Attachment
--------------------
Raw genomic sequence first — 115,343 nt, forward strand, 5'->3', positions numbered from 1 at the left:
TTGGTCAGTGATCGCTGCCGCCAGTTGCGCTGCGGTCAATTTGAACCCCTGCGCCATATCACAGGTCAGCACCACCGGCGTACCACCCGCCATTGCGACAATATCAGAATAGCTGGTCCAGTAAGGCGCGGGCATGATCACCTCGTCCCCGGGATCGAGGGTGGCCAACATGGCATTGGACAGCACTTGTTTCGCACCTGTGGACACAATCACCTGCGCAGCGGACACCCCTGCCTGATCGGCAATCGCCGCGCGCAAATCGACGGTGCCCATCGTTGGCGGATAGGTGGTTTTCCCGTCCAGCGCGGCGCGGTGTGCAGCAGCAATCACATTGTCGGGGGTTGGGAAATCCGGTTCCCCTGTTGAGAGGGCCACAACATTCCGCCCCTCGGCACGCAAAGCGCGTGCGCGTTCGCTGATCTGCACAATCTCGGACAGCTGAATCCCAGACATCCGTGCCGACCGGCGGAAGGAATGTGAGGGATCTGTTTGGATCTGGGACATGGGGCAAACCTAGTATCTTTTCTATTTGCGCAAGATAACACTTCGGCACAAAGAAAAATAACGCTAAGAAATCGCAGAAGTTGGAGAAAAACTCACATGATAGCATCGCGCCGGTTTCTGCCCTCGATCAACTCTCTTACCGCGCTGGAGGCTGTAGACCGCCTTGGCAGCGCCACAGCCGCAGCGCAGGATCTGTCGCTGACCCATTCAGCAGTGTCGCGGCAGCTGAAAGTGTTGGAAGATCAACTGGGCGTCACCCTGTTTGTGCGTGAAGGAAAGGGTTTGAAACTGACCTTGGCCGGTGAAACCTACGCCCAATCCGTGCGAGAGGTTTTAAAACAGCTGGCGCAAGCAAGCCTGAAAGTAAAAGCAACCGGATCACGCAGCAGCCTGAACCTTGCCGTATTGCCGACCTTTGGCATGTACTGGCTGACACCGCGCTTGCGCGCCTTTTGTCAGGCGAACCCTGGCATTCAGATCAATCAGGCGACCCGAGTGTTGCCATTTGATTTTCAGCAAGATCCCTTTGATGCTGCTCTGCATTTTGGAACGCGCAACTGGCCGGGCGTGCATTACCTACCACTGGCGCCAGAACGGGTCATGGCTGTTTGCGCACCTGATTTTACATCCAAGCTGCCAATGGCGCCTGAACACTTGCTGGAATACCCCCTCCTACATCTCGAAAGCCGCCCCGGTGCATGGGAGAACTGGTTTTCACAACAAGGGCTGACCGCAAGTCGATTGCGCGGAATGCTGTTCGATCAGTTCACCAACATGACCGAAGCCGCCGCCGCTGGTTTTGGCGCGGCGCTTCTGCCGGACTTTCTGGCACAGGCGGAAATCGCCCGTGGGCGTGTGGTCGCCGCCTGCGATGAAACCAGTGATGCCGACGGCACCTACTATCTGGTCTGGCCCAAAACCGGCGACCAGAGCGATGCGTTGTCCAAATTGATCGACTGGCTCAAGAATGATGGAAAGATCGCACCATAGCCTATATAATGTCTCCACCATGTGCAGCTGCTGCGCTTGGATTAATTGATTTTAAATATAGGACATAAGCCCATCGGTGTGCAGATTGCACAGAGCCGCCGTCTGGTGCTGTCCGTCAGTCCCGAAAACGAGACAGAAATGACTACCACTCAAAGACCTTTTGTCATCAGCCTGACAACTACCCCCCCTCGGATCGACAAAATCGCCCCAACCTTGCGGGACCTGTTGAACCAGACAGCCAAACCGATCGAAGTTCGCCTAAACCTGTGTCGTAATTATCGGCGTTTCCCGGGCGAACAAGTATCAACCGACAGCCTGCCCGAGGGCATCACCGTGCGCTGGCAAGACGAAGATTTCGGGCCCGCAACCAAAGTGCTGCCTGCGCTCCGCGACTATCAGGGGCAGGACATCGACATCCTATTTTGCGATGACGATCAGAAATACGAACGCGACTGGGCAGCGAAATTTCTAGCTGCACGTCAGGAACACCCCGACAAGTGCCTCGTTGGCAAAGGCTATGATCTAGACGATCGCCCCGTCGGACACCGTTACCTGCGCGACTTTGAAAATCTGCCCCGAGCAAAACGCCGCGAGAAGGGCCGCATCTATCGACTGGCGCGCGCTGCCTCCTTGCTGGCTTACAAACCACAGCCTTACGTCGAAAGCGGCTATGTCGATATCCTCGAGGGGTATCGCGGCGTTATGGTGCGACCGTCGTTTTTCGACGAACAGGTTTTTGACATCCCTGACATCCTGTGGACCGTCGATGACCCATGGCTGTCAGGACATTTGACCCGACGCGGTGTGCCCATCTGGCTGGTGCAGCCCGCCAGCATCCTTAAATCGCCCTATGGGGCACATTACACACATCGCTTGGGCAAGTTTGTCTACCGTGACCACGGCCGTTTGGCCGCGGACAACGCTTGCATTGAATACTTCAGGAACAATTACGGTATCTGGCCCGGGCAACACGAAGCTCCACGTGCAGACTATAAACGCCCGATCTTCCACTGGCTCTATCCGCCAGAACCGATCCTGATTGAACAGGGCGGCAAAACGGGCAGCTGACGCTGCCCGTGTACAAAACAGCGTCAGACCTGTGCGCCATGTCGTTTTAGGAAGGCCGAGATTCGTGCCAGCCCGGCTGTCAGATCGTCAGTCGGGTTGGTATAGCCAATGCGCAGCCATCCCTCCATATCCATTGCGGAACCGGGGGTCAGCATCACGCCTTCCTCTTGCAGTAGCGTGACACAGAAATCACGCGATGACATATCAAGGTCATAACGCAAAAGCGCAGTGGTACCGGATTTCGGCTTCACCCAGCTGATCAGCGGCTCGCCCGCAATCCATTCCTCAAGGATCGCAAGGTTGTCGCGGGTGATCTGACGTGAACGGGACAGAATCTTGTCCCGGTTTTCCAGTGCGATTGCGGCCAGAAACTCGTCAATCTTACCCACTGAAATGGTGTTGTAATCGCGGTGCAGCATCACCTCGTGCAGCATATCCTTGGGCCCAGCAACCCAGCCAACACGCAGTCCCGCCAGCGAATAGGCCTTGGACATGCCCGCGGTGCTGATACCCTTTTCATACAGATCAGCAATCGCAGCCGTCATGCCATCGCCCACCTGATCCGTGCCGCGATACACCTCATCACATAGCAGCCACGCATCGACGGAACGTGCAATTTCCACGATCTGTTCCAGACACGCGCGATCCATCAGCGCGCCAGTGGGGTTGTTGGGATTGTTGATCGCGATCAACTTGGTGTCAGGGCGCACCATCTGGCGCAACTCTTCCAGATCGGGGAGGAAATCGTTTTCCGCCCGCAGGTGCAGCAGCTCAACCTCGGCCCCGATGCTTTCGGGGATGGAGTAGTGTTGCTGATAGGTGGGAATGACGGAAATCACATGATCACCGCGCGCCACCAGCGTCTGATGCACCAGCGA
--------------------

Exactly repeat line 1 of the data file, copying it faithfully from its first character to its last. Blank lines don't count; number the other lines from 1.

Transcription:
Raw genomic sequence first — 115,343 nt, forward strand, 5'->3', positions numbered from 1 at the left: